In time, this ill-formed foot proved incapable of accepting bipedal weight. Specialized shoes were ordered and crafted for the limping lord, but they were of little use. Until his final days, Byron walked with a halting and disjointed gait. It was an inelegant, awkward pattern for so handsome a frame, a staggering anomaly at which his polished, aristocratic upbringing could do nothing but blush. As any person ailed by a similar impediment can attest, it was a personal quirk of which he wasn’t particularly proud, and which he couldn’t easily conceal. Perhaps it motivated him all the more to pursue and gain mastery over more sedentary arts—among which he favored poetry and whoring, writing and lusting, composing and coition.

Thankfully for us, this gnarled foot never stopped him from skipping along couplets, leaping about allusions, and dancing across rhymes and metaphors as not even a Russian ballerina could. And as for that very ballerina, whose flawless feet catapulted her through the air as though made of elastic sinew and rubberized bone, she would, upon landing, be susceptible to Byron’s winning charm. She, and all like her, would sooner fall prey to his lion-like advances, to his animal, sexual pursuit, and bear her smooth neck, if only to be tasted by so voracious a tongue. As it turns out, it wasn’t Byron’s inflexible foot, but another rigid organ with which he’d pursue his cherished dames, and to which, predictably, they’d always yield.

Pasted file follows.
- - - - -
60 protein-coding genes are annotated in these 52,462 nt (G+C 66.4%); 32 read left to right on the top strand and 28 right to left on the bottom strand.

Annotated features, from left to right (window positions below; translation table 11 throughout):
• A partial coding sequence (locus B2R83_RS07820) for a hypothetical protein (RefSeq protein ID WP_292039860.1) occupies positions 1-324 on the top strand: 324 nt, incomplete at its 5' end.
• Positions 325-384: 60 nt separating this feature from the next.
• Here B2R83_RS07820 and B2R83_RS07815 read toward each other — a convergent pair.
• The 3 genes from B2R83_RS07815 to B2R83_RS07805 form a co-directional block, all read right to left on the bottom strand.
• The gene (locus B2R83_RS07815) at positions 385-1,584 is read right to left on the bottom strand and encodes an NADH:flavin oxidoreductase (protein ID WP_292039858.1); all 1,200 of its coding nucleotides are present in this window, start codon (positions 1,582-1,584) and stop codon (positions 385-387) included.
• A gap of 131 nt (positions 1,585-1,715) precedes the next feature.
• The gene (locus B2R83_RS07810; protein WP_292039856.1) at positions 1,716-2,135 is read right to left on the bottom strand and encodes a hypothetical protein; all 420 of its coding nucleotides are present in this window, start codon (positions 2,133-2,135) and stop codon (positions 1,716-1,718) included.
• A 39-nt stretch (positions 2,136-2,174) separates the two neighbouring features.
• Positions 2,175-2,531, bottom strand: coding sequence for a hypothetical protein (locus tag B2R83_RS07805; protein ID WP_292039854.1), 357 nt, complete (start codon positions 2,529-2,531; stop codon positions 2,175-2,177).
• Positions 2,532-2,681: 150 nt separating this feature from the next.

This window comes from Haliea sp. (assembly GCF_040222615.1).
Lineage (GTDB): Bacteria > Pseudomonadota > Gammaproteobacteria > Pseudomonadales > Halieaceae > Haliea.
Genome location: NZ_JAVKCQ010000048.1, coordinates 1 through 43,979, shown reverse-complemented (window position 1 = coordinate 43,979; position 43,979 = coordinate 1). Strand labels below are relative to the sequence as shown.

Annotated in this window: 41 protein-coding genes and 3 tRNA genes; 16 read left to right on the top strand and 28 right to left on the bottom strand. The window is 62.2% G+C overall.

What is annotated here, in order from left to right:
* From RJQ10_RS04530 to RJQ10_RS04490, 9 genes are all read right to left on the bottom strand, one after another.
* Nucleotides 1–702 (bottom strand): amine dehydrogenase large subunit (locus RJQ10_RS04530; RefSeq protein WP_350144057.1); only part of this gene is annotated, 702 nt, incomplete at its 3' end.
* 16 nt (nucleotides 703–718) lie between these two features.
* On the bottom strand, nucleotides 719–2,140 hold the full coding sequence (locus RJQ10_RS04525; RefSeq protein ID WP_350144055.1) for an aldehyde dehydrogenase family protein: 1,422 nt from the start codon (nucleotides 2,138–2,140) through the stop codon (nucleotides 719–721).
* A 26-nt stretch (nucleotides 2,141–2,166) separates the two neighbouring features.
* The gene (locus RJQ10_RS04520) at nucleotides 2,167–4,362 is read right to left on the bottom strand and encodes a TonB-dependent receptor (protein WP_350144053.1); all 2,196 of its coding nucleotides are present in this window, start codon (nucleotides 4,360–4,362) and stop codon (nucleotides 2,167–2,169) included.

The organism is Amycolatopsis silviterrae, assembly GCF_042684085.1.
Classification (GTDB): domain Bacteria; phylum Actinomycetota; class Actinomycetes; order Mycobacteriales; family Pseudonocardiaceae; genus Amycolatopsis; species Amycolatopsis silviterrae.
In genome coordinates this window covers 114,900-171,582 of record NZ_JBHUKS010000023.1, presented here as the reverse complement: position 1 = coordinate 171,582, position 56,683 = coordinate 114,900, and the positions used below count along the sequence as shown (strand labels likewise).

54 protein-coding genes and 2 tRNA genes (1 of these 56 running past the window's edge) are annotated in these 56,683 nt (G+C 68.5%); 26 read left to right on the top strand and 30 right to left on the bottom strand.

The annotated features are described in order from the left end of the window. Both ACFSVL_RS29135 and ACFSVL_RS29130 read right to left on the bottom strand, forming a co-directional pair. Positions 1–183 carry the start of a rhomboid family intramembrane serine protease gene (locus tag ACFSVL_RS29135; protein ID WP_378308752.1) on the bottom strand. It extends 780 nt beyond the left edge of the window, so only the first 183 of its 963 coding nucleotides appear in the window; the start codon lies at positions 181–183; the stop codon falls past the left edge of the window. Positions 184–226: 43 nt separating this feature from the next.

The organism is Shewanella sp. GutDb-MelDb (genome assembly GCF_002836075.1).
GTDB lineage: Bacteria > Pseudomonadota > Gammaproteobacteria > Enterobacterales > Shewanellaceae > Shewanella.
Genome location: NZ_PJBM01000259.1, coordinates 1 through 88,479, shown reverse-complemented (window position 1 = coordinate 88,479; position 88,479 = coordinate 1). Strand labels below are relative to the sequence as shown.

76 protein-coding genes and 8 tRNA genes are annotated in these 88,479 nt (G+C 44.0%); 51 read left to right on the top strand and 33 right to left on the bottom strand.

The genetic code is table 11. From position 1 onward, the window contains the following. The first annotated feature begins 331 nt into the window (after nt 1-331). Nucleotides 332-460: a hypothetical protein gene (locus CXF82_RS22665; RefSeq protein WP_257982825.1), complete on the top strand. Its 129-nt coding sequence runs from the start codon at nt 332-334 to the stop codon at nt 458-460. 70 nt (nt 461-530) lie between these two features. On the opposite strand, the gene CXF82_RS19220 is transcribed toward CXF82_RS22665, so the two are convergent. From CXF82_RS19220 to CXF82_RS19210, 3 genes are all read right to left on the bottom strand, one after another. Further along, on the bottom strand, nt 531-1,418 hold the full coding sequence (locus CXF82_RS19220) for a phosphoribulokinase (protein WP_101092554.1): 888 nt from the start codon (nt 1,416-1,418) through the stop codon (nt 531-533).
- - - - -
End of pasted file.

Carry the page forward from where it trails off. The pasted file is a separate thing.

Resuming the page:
Byron was a man of countless loves and unfathomable passions, of universal acclaim and inescapable ennui. His temperament was as stormy as his relationships. The most notorious of them was with his half-sister, Augusta Leigh. Five years his elder, she had that one, arousing attribute before which the boyish Byron was forever helpless: a prior matrimonial commitment. In other words, she was married (to her first cousin: who says that incest can’t run in one’s family?) with three children of her own. In the prurient opinion of Byron, however, this was no obstacle; he pursued her as if she were a maiden of no discernable relation. He was a man, after all, whose aversion to bourgeois morality was absolute, and whose disdain for religious prohibitions of such things was as genuine as a feeling could be.